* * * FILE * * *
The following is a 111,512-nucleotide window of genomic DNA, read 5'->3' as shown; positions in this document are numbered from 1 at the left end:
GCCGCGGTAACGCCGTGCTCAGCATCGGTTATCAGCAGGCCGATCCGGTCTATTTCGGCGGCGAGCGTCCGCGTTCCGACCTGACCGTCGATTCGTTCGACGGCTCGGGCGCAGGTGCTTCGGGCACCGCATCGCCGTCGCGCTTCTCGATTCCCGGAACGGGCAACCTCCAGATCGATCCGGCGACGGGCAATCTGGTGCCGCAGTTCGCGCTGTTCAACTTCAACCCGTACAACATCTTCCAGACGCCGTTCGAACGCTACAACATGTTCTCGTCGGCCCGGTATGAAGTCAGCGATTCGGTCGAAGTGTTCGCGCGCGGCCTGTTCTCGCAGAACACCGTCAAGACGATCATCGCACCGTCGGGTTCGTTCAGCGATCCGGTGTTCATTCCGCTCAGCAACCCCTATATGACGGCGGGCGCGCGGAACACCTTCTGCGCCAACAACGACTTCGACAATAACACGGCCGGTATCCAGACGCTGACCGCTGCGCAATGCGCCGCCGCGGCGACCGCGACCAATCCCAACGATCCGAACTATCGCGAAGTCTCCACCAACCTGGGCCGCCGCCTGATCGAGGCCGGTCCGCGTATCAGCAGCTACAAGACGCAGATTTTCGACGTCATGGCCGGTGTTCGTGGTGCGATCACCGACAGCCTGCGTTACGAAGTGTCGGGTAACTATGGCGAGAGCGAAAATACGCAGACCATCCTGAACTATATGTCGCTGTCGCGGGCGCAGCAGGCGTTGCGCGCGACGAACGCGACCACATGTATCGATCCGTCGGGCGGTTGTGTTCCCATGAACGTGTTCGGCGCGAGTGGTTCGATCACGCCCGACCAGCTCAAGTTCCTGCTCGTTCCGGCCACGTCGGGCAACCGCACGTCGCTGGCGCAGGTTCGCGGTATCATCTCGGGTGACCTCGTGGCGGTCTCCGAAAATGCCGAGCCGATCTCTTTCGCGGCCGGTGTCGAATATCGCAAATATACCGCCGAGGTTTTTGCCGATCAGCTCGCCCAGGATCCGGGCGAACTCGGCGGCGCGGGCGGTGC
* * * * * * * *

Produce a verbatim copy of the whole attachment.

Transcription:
The following is a 111,512-nucleotide window of genomic DNA, read 5'->3' as shown; positions in this document are numbered from 1 at the left end:
GCCGCGGTAACGCCGTGCTCAGCATCGGTTATCAGCAGGCCGATCCGGTCTATTTCGGCGGCGAGCGTCCGCGTTCCGACCTGACCGTCGATTCGTTCGACGGCTCGGGCGCAGGTGCTTCGGGCACCGCATCGCCGTCGCGCTTCTCGATTCCCGGAACGGGCAACCTCCAGATCGATCCGGCGACGGGCAATCTGGTGCCGCAGTTCGCGCTGTTCAACTTCAACCCGTACAACATCTTCCAGACGCCGTTCGAACGCTACAACATGTTCTCGTCGGCCCGGTATGAAGTCAGCGATTCGGTCGAAGTGTTCGCGCGCGGCCTGTTCTCGCAGAACACCGTCAAGACGATCATCGCACCGTCGGGTTCGTTCAGCGATCCGGTGTTCATTCCGCTCAGCAACCCCTATATGACGGCGGGCGCGCGGAACACCTTCTGCGCCAACAACGACTTCGACAATAACACGGCCGGTATCCAGACGCTGACCGCTGCGCAATGCGCCGCCGCGGCGACCGCGACCAATCCCAACGATCCGAACTATCGCGAAGTCTCCACCAACCTGGGCCGCCGCCTGATCGAGGCCGGTCCGCGTATCAGCAGCTACAAGACGCAGATTTTCGACGTCATGGCCGGTGTTCGTGGTGCGATCACCGACAGCCTGCGTTACGAAGTGTCGGGTAACTATGGCGAGAGCGAAAATACGCAGACCATCCTGAACTATATGTCGCTGTCGCGGGCGCAGCAGGCGTTGCGCGCGACGAACGCGACCACATGTATCGATCCGTCGGGCGGTTGTGTTCCCATGAACGTGTTCGGCGCGAGTGGTTCGATCACGCCCGACCAGCTCAAGTTCCTGCTCGTTCCGGCCACGTCGGGCAACCGCACGTCGCTGGCGCAGGTTCGCGGTATCATCTCGGGTGACCTCGTGGCGGTCTCCGAAAATGCCGAGCCGATCTCTTTCGCGGCCGGTGTCGAATATCGCAAATATACCGCCGAGGTTTTTGCCGATCAGCTCGCCCAGGATCCGGGCGAACTCGGCGGCGCGGGCGGTGC